One problem with the notion of human rights is that it is almost impossible for anyone to say, ''I am opposed to human rights.'' That is a difficulty because it means that something about this notion carries so much weight that everyone will try to grab hold of it
Column Number: 033for their own purposes and write in the details according to what these noble-sounding values are.
I believe that we should consider the issue differently from the Liberal Democrat spokesperson, the hon. Member for Montgomeryshire (Lembit Öpik), who seemed to take a very rationalist position. He seemed to say that rights are universal, they exist for all time and we can observe and determine what they are. In fact, they are not. They alter what is the right thing to do according to different circumstances and conditions. I hope that that will be taken into account, because it might be particularly appropriate for Northern Ireland.
Mr. Browne: I shall occupy the last three minutes of the debate with considerable guilt, given the time that I took at the beginning. However, those who intervened on me are entirely responsible. They were warned what would happen if the interventions were of the quality and frequency of those in the debates that we have had in this Room before.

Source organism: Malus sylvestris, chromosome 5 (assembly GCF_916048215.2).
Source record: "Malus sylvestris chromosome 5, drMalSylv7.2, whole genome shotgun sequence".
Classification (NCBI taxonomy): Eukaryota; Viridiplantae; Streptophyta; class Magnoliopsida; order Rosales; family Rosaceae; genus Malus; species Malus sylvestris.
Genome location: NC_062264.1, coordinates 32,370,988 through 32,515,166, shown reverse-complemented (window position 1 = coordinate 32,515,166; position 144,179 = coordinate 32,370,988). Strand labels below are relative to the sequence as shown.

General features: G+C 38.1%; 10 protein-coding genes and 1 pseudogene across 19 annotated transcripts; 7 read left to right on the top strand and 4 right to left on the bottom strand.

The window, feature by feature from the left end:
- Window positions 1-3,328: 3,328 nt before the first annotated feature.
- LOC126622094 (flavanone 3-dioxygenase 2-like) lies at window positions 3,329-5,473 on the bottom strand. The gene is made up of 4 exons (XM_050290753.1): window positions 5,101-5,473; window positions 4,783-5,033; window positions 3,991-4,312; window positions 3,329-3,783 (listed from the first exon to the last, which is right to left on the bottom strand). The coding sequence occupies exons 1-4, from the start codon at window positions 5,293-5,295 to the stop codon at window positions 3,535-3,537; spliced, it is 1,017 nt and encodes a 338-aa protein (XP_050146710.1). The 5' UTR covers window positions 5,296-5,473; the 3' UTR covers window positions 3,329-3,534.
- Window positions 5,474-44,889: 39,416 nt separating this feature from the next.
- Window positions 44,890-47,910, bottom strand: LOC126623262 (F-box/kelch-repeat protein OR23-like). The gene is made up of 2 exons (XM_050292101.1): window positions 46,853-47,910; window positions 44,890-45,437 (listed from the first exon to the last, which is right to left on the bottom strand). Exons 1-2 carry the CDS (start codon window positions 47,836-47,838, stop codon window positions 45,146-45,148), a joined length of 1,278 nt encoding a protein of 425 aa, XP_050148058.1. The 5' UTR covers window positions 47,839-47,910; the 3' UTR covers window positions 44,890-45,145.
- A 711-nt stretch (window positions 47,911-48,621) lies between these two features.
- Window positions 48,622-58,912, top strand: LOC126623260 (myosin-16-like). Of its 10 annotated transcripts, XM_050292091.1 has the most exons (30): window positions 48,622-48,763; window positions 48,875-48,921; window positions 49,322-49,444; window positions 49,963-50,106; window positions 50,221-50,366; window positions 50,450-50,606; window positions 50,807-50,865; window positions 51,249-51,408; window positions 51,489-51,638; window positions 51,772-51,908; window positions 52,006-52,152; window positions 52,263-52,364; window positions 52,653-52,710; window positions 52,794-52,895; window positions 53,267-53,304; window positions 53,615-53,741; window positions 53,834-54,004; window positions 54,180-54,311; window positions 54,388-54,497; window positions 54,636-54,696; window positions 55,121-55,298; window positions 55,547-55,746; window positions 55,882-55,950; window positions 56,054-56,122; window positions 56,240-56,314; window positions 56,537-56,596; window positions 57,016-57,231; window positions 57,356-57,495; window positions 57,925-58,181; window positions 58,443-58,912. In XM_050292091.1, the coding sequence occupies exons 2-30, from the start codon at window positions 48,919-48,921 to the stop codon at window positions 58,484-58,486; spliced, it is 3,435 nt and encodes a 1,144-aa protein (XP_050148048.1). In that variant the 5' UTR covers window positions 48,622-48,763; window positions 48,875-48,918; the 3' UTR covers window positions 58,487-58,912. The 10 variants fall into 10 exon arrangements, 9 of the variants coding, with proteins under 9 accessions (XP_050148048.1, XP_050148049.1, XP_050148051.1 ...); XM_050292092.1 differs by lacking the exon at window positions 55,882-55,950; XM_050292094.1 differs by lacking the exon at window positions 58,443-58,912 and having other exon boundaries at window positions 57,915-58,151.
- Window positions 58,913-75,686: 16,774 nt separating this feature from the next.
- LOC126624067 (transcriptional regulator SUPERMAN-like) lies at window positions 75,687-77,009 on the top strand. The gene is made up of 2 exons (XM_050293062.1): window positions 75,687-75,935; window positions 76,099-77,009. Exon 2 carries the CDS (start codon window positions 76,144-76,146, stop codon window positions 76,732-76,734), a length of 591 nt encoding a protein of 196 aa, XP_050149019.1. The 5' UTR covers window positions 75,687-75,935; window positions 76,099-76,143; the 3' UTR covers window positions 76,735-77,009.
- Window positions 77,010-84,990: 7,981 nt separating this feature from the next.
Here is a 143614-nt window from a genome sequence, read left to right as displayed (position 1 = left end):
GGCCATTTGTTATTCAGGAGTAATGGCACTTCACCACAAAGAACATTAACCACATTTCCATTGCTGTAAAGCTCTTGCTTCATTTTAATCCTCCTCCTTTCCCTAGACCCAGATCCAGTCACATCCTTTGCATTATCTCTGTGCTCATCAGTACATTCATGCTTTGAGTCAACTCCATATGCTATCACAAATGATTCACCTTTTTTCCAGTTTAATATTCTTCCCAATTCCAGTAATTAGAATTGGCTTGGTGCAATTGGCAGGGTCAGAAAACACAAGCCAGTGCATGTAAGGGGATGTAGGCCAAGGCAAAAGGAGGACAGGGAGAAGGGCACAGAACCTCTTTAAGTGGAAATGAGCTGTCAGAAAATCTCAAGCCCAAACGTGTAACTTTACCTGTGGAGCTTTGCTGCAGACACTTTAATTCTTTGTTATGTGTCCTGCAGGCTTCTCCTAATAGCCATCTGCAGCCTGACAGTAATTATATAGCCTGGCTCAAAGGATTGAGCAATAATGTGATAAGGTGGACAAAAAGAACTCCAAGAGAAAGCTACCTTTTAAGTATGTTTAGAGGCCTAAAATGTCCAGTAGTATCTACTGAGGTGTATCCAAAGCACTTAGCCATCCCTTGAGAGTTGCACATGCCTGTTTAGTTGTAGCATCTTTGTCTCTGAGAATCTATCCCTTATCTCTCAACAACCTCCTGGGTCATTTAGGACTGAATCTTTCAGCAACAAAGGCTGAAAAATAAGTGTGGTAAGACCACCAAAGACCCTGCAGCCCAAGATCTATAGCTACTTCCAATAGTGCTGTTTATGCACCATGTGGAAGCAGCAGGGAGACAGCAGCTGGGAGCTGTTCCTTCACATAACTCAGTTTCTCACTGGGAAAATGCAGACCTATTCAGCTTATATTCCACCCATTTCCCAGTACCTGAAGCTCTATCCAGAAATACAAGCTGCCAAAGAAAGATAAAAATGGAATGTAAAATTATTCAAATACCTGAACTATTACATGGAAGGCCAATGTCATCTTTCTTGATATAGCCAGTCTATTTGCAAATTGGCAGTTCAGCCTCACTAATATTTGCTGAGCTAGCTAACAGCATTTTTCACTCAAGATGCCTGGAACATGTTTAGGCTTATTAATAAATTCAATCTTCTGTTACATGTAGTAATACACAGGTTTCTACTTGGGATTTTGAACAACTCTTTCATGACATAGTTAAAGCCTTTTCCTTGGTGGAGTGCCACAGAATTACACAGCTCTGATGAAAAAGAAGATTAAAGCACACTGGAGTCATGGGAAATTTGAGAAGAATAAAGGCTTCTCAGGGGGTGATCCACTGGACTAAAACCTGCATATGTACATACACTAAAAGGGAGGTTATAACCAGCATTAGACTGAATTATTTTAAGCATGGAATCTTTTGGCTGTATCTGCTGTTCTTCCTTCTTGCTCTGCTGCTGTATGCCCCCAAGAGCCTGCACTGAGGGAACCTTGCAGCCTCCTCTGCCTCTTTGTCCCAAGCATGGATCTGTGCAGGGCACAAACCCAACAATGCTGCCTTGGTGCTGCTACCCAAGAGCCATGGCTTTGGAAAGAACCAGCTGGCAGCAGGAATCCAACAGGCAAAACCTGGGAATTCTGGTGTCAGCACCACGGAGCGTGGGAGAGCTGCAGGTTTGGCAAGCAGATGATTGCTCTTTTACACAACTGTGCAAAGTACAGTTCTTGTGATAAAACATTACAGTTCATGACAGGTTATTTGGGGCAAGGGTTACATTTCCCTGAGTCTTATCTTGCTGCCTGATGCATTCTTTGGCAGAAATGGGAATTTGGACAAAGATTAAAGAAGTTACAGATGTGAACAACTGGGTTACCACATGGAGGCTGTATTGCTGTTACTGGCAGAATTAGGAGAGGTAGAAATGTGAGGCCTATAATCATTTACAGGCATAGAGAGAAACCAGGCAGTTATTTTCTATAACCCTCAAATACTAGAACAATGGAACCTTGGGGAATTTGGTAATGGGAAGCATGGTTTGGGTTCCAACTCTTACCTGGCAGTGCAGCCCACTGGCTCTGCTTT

In three minutes, I cannot do justice to the numerous and sometimes complex points made by members of the Committee. However, it does give me an opportunity to thank them. In the last two hours, there has been more of an opportunity to have a concentrated debate on this issue than perhaps there has ever been in Parliament. We may need to look for other opportunities to debate the issue again, because much remains to be said. Perhaps we will have debates in another format, depending on whether members of the Committee agree.
I have enjoyed the debate. The contributions from both sides of the Committee have been thoughtful. However, I do not agree with everything that has been said. I disagree principally with the now dated view of my hon. Friend the Member for Hull, North (Mr.